It has been a while since Apple had a bit of a furore to face regarding one of its products, but today there is quite the buzz surrounding the 2014-released iPhone 6 and iPhone 6 Plus and what is being dubbed “Touch IC Disease.”
The phenomenon, named by repair site iFixit, results in users whose iPhones exhibit a grey flickering bar at the top of the device’s screen as well as a progressively less responsive touch screen.
The issue, which it is said is causing a huge number of phones to be repaired by third-party outfits in the United States, is believed to be caused by a systemic failing in the design of both the iPhone 6 and iPhone 6 Plus.
In a blog post and accompanying video, the folks at iFixit have detailed just what the issue is, and why they believe it is happening. The explanation as to why this is happening makes plenty of sense on the face of it, though we would love to know what Apple has to say about it.
In both the iPhone 6 and 6 Plus, the Touch IC chips connect to the logic board via an array of itty-bitty solder balls–“like a plate resting on marbles,” Jessa explains. Over time, as the phone flexes or twists slightly during normal use, those solder balls crack and start to lose contact with the board.
“At first, there may be no defect at all. Later you might notice that the screen is sometimes unresponsive, but it is quick to come back with a hard reset,” Jessa explains. “As the crack deepens into a full separation of the chip-board bond, the periods of no touch function become more frequent.”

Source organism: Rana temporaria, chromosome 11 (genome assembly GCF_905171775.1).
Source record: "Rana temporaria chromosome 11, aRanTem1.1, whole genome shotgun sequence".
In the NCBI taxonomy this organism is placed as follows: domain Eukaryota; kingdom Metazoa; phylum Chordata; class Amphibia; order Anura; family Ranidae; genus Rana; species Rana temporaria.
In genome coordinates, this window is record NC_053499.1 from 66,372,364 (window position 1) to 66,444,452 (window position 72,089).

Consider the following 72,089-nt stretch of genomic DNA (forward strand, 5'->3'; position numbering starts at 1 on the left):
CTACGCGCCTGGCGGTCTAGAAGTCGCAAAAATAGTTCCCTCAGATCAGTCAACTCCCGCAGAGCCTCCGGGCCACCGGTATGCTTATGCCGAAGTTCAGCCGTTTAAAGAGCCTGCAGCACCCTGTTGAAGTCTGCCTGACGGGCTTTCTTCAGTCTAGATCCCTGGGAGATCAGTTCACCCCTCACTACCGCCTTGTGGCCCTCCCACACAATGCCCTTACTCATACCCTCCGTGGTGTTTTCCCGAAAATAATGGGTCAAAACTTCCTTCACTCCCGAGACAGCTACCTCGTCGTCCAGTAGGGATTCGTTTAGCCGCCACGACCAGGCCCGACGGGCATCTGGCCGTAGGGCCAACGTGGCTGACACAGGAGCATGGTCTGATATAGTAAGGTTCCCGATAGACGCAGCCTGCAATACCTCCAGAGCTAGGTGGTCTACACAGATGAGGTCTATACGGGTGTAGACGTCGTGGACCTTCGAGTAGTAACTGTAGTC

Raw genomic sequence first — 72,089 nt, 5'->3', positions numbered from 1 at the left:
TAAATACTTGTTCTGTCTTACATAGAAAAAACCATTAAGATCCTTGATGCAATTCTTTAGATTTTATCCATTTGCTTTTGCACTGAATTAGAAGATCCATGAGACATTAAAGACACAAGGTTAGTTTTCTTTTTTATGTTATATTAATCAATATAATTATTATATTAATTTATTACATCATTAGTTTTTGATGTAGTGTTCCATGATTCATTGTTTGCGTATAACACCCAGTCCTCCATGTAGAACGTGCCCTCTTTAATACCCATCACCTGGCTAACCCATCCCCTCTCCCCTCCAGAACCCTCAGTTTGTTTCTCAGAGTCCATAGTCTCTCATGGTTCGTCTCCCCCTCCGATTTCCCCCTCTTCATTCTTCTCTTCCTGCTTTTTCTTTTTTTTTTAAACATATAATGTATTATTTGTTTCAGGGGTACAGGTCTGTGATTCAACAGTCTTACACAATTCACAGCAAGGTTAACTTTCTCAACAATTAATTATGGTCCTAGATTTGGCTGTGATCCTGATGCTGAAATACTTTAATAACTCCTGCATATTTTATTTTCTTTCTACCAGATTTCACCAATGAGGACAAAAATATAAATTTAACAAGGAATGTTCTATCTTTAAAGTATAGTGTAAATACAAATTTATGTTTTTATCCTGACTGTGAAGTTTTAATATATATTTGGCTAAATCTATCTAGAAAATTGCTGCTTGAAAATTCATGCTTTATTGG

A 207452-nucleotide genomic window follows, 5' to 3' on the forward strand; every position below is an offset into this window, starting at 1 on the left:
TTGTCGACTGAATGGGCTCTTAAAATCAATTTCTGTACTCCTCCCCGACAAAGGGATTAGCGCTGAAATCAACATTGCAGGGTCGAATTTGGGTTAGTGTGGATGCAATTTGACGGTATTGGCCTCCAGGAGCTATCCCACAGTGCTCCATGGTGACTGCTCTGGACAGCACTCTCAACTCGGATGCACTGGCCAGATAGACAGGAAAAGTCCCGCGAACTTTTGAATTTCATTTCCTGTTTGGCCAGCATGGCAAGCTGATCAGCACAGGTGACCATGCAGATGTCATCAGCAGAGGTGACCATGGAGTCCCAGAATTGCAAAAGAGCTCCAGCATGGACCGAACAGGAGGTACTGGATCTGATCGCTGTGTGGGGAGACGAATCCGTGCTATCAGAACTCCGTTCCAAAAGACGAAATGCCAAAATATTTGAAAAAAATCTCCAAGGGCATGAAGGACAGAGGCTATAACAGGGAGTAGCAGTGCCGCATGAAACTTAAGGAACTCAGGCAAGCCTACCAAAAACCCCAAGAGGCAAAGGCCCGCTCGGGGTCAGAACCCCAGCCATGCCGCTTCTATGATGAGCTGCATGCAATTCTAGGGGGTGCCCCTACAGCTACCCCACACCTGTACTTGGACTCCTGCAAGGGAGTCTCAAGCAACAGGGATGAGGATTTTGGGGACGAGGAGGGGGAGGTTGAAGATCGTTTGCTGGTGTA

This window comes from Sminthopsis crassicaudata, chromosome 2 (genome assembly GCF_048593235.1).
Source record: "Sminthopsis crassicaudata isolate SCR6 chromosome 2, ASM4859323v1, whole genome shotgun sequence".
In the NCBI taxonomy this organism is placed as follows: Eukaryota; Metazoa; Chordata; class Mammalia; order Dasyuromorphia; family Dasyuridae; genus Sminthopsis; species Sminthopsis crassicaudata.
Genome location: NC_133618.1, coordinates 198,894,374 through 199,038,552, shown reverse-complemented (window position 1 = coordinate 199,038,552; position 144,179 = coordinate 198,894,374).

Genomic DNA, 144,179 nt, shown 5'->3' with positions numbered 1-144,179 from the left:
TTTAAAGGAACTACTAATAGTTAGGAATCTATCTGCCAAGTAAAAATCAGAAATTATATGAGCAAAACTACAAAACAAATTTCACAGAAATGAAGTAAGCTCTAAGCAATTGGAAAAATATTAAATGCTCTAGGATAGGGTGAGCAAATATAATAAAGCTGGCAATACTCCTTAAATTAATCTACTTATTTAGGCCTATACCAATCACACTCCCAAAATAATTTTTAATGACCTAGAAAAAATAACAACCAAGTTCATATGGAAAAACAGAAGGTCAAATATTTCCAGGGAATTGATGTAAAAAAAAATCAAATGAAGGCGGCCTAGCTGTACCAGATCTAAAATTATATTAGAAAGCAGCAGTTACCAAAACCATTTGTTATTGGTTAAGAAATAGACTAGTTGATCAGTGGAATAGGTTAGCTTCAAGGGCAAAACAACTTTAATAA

iPhone screen showing the aforementioned gray flickering symptom along the top its screen
As the issue tends to crop up towards the end of a user’s warranty, or often outside of it, they are left with no option but to seek a fix from one of the many third-party hardware repair firms out there, many of which claim to be fixing iPhone 6 and iPhone 6 Plus devices at a rate of knots.
“This issue is widespread enough that I feel like almost every iPhone 6/6+ has a touch of it (no pun intended) and are like ticking bombs just waiting to act up,” says Jason Villmer, owner of STS Telecom–a board repair shop in Missouri.
At this point, the only advice we can offer is that if you are still in your warranty period and notice an issue similar to this, it might be worth getting the iPhone in question swapped out before things escalate. Do it now, before it’s too late!
While this issue isn’t yet at the “-gate” stage, it does have the feeling of something that could blow up at any moment. Here’s hoping Apple gets out ahead of it this time around.
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